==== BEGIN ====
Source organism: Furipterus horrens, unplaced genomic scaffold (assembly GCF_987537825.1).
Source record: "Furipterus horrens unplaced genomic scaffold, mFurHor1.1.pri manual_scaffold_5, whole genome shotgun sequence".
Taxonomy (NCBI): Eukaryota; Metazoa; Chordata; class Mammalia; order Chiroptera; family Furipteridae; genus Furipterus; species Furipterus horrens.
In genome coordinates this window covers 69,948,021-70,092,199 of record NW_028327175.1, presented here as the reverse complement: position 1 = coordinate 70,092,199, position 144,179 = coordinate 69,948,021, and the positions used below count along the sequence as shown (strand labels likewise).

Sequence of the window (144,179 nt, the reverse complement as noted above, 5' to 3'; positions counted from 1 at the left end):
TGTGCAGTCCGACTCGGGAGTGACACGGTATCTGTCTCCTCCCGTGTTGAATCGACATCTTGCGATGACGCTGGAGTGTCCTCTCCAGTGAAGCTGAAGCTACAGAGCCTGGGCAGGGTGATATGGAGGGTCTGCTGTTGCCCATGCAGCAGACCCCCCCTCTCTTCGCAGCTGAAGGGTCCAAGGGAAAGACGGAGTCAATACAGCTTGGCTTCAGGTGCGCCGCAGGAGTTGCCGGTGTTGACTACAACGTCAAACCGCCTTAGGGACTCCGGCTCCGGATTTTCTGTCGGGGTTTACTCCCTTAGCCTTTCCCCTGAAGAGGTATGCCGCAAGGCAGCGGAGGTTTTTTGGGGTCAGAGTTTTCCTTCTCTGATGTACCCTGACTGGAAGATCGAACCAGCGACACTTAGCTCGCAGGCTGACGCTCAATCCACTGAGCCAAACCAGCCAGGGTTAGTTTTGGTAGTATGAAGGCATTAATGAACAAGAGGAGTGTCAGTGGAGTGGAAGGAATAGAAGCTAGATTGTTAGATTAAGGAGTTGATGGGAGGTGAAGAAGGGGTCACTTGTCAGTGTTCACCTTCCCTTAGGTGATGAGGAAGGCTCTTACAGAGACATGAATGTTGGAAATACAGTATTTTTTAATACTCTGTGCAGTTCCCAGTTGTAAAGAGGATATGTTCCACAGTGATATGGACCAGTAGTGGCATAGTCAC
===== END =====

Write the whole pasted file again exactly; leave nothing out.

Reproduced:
Source organism: Furipterus horrens, unplaced genomic scaffold (assembly GCF_987537825.1).
Source record: "Furipterus horrens unplaced genomic scaffold, mFurHor1.1.pri manual_scaffold_5, whole genome shotgun sequence".
Taxonomy (NCBI): Eukaryota; Metazoa; Chordata; class Mammalia; order Chiroptera; family Furipteridae; genus Furipterus; species Furipterus horrens.
In genome coordinates this window covers 69,948,021-70,092,199 of record NW_028327175.1, presented here as the reverse complement: position 1 = coordinate 70,092,199, position 144,179 = coordinate 69,948,021, and the positions used below count along the sequence as shown (strand labels likewise).

Sequence of the window (144,179 nt, the reverse complement as noted above, 5' to 3'; positions counted from 1 at the left end):
TGTGCAGTCCGACTCGGGAGTGACACGGTATCTGTCTCCTCCCGTGTTGAATCGACATCTTGCGATGACGCTGGAGTGTCCTCTCCAGTGAAGCTGAAGCTACAGAGCCTGGGCAGGGTGATATGGAGGGTCTGCTGTTGCCCATGCAGCAGACCCCCCCTCTCTTCGCAGCTGAAGGGTCCAAGGGAAAGACGGAGTCAATACAGCTTGGCTTCAGGTGCGCCGCAGGAGTTGCCGGTGTTGACTACAACGTCAAACCGCCTTAGGGACTCCGGCTCCGGATTTTCTGTCGGGGTTTACTCCCTTAGCCTTTCCCCTGAAGAGGTATGCCGCAAGGCAGCGGAGGTTTTTTGGGGTCAGAGTTTTCCTTCTCTGATGTACCCTGACTGGAAGATCGAACCAGCGACACTTAGCTCGCAGGCTGACGCTCAATCCACTGAGCCAAACCAGCCAGGGTTAGTTTTGGTAGTATGAAGGCATTAATGAACAAGAGGAGTGTCAGTGGAGTGGAAGGAATAGAAGCTAGATTGTTAGATTAAGGAGTTGATGGGAGGTGAAGAAGGGGTCACTTGTCAGTGTTCACCTTCCCTTAGGTGATGAGGAAGGCTCTTACAGAGACATGAATGTTGGAAATACAGTATTTTTTAATACTCTGTGCAGTTCCCAGTTGTAAAGAGGATATGTTCCACAGTGATATGGACCAGTAGTGGCATAGTCAC